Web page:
Have you watched the classic Zulu fight movie and wondered where it was filmed? Well, the classic movie is based on a real battle that took place on January 22, 1879 at a remote mission station in Natal, South Africa. The battle the film is based on is the Battle of Rorke’s Drift. It lasted ten hours and by the end 15 soldiers were dead and two others were seriously injured. On both sides of the border, it was a wonderful story of bravery. However, the fight was a very small matter which had little impact on the Anglo-Zulu War. Without this film, it would have been just a small chapter in the history books.
This is exactly why war and historical films are so popular and important. They remind us of our ancestors and how they fought for our safety and our land. The films give us a better idea of what must have happened and the problems the warriors faced. We often tend to forget our history and the number of important battles fought there. The Battle of Rorke’s Drift was one of them.
The film was one of the biggest box office hits of all time in the home market when it was first released in 1964. It continued to circulate in theaters for the next 12 years before making its first appearance at television. Now, let’s dive into the details of where Zulu was filmed.
Also Read: Filming Locations, Sets and Plot of The Sheepman
What is Zulu about?
The film is about a huge Zulu force that seeks to capture the small British base of Rorke’s Drift after crushing a British garrison at Isandlwana. The film follows Lt. John Chard as Commanding Officer. He never saw combat but must organize 120 soldiers against 4,000 Zulu warriors.
There is also a second in command called Bromhead. He is very snobbish and proposes that Chard resign from the station. However, Chard refuses. Despite huge casualties, the British troops hang on against all odds and even earn the respect of their enemies. The troops immediately disagree on how to prepare for the attack. This film is based on a true and authentic story.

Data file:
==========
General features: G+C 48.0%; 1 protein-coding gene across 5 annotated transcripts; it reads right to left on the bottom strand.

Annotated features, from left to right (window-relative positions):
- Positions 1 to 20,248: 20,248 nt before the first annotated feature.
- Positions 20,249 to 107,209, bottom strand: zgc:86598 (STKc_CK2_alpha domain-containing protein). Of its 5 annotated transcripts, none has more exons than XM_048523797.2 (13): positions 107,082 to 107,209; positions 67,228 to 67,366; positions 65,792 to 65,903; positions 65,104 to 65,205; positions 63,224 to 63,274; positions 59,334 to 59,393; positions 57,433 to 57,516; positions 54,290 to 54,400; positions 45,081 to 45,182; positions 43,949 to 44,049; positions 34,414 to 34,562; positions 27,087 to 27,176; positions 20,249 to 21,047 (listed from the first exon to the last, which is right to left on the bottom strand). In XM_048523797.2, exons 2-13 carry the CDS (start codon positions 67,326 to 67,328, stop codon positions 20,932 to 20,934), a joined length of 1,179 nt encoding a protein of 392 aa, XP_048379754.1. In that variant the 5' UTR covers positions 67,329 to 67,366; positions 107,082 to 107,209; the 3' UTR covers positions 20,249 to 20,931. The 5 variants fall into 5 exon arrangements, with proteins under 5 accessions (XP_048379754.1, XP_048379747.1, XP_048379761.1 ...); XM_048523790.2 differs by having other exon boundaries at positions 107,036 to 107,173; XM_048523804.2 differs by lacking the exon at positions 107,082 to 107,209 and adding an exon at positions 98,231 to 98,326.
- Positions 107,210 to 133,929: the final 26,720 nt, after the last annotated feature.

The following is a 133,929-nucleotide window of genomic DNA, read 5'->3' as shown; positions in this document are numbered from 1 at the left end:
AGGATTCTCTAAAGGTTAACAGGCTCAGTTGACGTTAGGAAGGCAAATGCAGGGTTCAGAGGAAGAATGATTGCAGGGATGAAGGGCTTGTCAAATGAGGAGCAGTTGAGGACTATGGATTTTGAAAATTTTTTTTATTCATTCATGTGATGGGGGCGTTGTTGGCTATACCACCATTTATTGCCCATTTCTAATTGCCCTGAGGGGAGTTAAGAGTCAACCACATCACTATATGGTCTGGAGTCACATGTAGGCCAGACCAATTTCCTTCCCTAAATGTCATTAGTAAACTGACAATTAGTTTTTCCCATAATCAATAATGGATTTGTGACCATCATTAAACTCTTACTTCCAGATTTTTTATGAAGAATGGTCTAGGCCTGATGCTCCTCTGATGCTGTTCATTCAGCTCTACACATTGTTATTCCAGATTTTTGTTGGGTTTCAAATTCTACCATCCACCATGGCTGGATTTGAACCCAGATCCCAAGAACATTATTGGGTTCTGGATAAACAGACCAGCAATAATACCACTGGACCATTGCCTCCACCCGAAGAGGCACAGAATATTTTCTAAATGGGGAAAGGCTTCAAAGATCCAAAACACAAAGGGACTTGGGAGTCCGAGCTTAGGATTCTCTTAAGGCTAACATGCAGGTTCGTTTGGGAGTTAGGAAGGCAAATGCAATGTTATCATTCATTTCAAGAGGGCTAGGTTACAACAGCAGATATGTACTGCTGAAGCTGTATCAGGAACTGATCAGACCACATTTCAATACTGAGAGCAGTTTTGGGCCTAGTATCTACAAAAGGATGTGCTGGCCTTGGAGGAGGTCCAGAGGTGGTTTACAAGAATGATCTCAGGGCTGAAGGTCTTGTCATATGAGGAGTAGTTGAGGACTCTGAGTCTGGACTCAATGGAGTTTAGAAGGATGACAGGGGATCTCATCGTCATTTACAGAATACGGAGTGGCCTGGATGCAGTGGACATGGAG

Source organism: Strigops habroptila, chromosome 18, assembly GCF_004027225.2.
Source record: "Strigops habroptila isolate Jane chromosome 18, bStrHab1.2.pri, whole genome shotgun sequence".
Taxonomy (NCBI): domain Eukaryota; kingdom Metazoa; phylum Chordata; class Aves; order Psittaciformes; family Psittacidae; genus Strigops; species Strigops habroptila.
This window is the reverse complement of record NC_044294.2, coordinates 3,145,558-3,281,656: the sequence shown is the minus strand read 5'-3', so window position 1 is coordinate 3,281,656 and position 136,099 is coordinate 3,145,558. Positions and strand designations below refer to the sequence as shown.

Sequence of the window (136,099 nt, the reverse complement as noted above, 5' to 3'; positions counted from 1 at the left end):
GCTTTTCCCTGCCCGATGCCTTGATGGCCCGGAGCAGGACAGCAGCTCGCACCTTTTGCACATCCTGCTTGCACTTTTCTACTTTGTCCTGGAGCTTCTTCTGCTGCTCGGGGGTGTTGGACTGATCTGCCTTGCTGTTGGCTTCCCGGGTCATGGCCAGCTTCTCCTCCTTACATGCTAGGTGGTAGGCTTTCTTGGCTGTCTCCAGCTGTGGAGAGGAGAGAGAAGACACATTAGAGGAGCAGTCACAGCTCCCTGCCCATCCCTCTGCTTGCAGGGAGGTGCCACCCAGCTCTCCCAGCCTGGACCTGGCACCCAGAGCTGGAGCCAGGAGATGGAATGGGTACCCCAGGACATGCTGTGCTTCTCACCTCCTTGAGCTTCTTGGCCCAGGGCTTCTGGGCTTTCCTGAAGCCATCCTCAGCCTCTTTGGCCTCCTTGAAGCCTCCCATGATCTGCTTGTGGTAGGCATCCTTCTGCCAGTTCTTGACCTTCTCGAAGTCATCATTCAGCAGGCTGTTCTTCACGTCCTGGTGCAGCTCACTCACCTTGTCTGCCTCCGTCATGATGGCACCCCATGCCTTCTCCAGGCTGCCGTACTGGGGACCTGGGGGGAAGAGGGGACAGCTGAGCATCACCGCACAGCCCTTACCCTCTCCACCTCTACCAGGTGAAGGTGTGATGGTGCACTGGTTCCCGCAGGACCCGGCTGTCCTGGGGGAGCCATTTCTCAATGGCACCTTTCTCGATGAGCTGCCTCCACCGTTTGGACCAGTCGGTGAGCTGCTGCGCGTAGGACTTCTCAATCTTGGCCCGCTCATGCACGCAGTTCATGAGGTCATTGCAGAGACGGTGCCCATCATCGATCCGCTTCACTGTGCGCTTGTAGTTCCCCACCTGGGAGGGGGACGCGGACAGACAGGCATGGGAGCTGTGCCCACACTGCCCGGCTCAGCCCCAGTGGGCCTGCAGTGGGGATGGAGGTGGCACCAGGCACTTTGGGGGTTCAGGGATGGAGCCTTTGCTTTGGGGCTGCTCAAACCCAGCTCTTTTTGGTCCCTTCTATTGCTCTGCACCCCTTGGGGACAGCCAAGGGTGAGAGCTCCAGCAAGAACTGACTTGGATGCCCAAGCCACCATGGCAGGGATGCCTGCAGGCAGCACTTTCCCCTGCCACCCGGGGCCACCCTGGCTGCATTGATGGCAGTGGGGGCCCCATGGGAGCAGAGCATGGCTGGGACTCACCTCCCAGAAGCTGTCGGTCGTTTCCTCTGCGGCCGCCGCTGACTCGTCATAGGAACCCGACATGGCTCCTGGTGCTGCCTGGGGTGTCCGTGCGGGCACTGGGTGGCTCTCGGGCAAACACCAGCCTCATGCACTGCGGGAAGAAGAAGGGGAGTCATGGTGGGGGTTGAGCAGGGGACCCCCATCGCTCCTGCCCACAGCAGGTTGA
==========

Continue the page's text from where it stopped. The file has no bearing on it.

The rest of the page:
Where is ‘Zulu’ filmed?
The filming of the film Zulu was carried out in South Africa. He succeeded with the help of Chief Buthelezi, who also plays his ancestor Cetewayo in the film. Due to apartheid laws and regulations in Africa, none of the actors who played the “Zulu Warriors” were allowed to attend the premiere of the film.
One of the main filming locations included Rorke’s Drift, as well as Buffalo River. However, the locations had changed beyond recognition, so the film was then shot some 90 miles to the southwest, 10,000 feet above Durban. It’s in the Royal Natal National Park in Southeast Africa, with the country’s longest mountain range, the Drakensburg Mountains, as a backdrop.
When the producers decided to shoot the film in South Africa, still under apartheid at the time, they had to control their political opinions. The degree of freedom given to cast and crew was governed by strict, legally enforced guidelines. Assistant editor Jennifer Bates opened up about such an unfortunate incident with John Marcus, who was one of the film’s black stunt performers. She invited him for a drink in the crew canteen and was told that the law did not allow him to socialize with white people.
Background to the film ‘Zulu’ and its filmmakers
Back when Zulu was created, the group of creators who created it were far from established writers or personalities. John Prebble, who was the film’s screenwriter, was a former Communist Party member who had volunteered to fight in the Spanish Civil War. The film’s co-writer, Cy Endfield, had left Hollywood in the early 1950s after being accused of being a communist. Stanley Baker, a longtime Labor Party supporter, was Endfield’s producing partner and the film’s main star.
These three men were all progressive activists. However, their motivations for creating the film were not political. The film is neither an anti-Imperial polemic nor a celebration of Colonial victory. The main purpose was commercial, but the creators also saw it as an opportunity to pay homage to their Welsh homeland. Honestly, who would have remembered the bitter struggle that took place in the story if it hadn’t been for Zulu, a memorable classic?
Most Zulus were also Zulus in real life. Even the troops were played by real soldiers. About eighty national military personnel have been invited to join the South African National Defense Force film. Additionally, Prince Mangosuthu Buthelezi, a direct descendant of King Cetshwayo, was given the minor but important role of King Cetshwayo in the film. Her mother, a tribal historian, choreographed the wedding dance. The dance was supervised by stuntman Simon Sabela. He then became South Africa’s first black director.
Also Read: The Man Who Would Be King Filming Locations and Premise